Mexico’s Influence: Manuel Alvarez Bravo and Edward Weston

Mexican photographer Manuel Alvarez Bravo reached the height of his career between the Revolution and the Depression, and his work reflects the extreme spirit of the time. He used one eye like Margaret Bourke-White and the other like Man Ray, specializing in gritty black-and-white shots of often-grim subjects, such as in Striking Worker, Assassinated , which examines the very uneasy tension between suffering and serenity. Weston—himself a devotee of what he called “stark beauty” and known for the clarity and severity of his work—was a fan and supporter of Bravo, telling the younger photographer, “It is not often I am stimulated to enthusiasm over a group of photographs.” Together, they’d connect shadow to light—philosophically and on film. Presented by art gallery director, photographer and photo-historian Phil Marquez.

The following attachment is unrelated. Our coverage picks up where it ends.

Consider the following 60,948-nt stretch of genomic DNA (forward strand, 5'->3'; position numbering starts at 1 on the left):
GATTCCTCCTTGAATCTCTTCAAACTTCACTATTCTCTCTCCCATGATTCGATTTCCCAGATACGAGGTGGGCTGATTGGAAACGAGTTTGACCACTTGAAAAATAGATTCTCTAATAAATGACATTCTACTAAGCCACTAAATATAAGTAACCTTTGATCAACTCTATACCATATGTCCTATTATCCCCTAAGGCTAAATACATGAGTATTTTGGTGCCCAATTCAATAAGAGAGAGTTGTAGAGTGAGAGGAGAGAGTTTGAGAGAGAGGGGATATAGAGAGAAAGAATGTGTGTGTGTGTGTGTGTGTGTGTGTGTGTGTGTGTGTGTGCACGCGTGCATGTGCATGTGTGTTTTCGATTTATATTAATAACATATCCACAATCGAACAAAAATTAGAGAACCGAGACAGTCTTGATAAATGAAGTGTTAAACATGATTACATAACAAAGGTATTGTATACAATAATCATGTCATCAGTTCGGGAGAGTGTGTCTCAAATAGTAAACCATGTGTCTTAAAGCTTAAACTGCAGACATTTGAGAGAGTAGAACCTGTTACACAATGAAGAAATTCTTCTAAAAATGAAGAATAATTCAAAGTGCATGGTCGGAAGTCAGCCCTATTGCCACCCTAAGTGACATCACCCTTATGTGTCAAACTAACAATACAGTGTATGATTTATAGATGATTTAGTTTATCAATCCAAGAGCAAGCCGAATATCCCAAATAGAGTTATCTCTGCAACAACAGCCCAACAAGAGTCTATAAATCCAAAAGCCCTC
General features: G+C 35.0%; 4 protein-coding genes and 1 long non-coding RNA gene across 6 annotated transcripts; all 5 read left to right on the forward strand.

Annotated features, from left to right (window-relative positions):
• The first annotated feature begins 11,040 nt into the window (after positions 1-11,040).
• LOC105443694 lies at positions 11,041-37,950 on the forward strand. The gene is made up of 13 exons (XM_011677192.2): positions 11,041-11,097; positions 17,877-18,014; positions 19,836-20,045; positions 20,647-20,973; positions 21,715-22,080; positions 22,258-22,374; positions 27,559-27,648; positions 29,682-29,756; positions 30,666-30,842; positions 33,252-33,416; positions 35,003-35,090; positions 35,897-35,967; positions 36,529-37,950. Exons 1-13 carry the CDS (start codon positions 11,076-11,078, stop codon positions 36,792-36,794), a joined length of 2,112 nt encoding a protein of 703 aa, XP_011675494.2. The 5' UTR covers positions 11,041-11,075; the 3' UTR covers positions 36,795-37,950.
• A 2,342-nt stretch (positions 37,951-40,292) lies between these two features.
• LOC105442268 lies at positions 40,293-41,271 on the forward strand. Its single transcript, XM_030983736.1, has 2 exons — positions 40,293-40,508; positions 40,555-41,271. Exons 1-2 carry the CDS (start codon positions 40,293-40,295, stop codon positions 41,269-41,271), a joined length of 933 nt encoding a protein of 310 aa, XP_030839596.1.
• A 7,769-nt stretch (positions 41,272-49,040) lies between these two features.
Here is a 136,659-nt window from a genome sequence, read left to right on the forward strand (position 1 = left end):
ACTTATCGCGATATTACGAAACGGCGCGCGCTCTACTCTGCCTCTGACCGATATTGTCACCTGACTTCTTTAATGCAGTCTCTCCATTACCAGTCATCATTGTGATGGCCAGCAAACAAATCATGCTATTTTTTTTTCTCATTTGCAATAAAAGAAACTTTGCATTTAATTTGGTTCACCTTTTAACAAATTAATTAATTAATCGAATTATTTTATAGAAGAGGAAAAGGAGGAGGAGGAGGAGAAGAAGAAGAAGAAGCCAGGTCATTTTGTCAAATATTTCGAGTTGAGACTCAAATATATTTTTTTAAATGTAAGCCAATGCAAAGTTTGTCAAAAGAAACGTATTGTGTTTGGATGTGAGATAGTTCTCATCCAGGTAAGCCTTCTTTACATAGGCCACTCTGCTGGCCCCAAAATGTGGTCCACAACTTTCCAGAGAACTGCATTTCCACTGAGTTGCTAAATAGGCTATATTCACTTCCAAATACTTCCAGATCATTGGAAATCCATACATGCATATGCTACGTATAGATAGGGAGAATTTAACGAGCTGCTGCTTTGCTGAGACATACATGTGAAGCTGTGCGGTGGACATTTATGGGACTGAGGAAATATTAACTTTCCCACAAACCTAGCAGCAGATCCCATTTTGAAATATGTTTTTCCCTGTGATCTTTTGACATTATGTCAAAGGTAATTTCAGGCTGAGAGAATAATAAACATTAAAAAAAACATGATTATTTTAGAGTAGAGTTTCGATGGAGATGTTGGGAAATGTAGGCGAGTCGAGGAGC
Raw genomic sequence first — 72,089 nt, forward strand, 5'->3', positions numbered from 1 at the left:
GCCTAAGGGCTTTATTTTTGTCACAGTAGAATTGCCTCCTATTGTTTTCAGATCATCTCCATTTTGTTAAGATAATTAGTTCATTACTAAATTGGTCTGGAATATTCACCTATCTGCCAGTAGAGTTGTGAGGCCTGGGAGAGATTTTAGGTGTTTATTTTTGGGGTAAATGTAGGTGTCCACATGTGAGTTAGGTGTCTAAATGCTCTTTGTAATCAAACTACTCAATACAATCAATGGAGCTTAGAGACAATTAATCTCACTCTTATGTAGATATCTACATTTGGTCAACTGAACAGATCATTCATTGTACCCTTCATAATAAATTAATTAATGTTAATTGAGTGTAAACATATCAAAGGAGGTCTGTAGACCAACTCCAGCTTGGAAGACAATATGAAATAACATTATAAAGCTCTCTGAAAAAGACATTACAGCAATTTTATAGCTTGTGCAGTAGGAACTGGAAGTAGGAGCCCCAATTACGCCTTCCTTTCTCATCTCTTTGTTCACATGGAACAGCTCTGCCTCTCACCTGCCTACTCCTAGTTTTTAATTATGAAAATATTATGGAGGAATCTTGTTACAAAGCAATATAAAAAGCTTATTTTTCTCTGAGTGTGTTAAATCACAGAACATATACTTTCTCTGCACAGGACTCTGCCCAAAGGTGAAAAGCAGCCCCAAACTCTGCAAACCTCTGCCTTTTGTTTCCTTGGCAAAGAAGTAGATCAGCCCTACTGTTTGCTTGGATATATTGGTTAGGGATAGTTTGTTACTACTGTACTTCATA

Wed., March 10, 2-3:30 p.m., 2010

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